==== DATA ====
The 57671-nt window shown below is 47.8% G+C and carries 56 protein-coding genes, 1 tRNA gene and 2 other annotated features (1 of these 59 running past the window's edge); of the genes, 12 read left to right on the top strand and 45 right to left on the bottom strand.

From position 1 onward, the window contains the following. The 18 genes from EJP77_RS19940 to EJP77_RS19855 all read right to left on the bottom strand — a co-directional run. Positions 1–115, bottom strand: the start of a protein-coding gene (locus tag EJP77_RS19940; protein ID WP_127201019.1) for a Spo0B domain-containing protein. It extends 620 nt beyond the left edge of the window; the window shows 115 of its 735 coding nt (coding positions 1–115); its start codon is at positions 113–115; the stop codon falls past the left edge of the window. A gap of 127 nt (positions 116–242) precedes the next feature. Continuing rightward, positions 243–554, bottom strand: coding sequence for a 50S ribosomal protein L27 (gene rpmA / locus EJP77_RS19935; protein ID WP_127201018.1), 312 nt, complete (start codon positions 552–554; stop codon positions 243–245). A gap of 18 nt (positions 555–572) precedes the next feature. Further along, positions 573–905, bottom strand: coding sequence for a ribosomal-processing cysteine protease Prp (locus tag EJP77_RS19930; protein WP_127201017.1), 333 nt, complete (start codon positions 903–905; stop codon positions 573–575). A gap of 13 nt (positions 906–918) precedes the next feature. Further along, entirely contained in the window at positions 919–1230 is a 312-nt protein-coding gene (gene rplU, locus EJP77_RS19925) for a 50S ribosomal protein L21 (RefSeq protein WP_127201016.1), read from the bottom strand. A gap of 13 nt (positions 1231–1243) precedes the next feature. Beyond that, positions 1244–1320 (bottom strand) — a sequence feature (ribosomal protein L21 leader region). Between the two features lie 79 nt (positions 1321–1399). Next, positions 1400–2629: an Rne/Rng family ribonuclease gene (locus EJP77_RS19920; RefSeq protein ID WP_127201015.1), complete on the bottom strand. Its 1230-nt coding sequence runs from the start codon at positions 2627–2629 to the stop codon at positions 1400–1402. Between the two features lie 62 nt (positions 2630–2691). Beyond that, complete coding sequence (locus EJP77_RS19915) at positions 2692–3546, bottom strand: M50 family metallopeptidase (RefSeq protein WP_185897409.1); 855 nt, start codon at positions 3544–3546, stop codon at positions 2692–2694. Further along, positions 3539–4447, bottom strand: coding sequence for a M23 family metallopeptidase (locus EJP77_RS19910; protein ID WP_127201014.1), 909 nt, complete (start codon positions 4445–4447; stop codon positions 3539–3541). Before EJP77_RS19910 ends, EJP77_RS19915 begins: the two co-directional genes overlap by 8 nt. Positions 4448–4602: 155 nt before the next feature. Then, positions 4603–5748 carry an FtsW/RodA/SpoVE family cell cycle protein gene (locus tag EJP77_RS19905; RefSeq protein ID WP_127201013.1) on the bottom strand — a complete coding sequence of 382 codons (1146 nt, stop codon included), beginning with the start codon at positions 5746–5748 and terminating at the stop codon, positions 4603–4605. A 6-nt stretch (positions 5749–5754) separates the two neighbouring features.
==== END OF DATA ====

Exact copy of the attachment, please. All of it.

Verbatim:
The 57671-nt window shown below is 47.8% G+C and carries 56 protein-coding genes, 1 tRNA gene and 2 other annotated features (1 of these 59 running past the window's edge); of the genes, 12 read left to right on the top strand and 45 right to left on the bottom strand.

From position 1 onward, the window contains the following. The 18 genes from EJP77_RS19940 to EJP77_RS19855 all read right to left on the bottom strand — a co-directional run. Positions 1–115, bottom strand: the start of a protein-coding gene (locus tag EJP77_RS19940; protein ID WP_127201019.1) for a Spo0B domain-containing protein. It extends 620 nt beyond the left edge of the window; the window shows 115 of its 735 coding nt (coding positions 1–115); its start codon is at positions 113–115; the stop codon falls past the left edge of the window. A gap of 127 nt (positions 116–242) precedes the next feature. Continuing rightward, positions 243–554, bottom strand: coding sequence for a 50S ribosomal protein L27 (gene rpmA / locus EJP77_RS19935; protein ID WP_127201018.1), 312 nt, complete (start codon positions 552–554; stop codon positions 243–245). A gap of 18 nt (positions 555–572) precedes the next feature. Further along, positions 573–905, bottom strand: coding sequence for a ribosomal-processing cysteine protease Prp (locus tag EJP77_RS19930; protein WP_127201017.1), 333 nt, complete (start codon positions 903–905; stop codon positions 573–575). A gap of 13 nt (positions 906–918) precedes the next feature. Further along, entirely contained in the window at positions 919–1230 is a 312-nt protein-coding gene (gene rplU, locus EJP77_RS19925) for a 50S ribosomal protein L21 (RefSeq protein WP_127201016.1), read from the bottom strand. A gap of 13 nt (positions 1231–1243) precedes the next feature. Beyond that, positions 1244–1320 (bottom strand) — a sequence feature (ribosomal protein L21 leader region). Between the two features lie 79 nt (positions 1321–1399). Next, positions 1400–2629: an Rne/Rng family ribonuclease gene (locus EJP77_RS19920; RefSeq protein ID WP_127201015.1), complete on the bottom strand. Its 1230-nt coding sequence runs from the start codon at positions 2627–2629 to the stop codon at positions 1400–1402. Between the two features lie 62 nt (positions 2630–2691). Beyond that, complete coding sequence (locus EJP77_RS19915) at positions 2692–3546, bottom strand: M50 family metallopeptidase (RefSeq protein WP_185897409.1); 855 nt, start codon at positions 3544–3546, stop codon at positions 2692–2694. Further along, positions 3539–4447, bottom strand: coding sequence for a M23 family metallopeptidase (locus EJP77_RS19910; protein ID WP_127201014.1), 909 nt, complete (start codon positions 4445–4447; stop codon positions 3539–3541). Before EJP77_RS19910 ends, EJP77_RS19915 begins: the two co-directional genes overlap by 8 nt. Positions 4448–4602: 155 nt before the next feature. Then, positions 4603–5748 carry an FtsW/RodA/SpoVE family cell cycle protein gene (locus tag EJP77_RS19905; RefSeq protein ID WP_127201013.1) on the bottom strand — a complete coding sequence of 382 codons (1146 nt, stop codon included), beginning with the start codon at positions 5746–5748 and terminating at the stop codon, positions 4603–4605. A 6-nt stretch (positions 5749–5754) separates the two neighbouring features.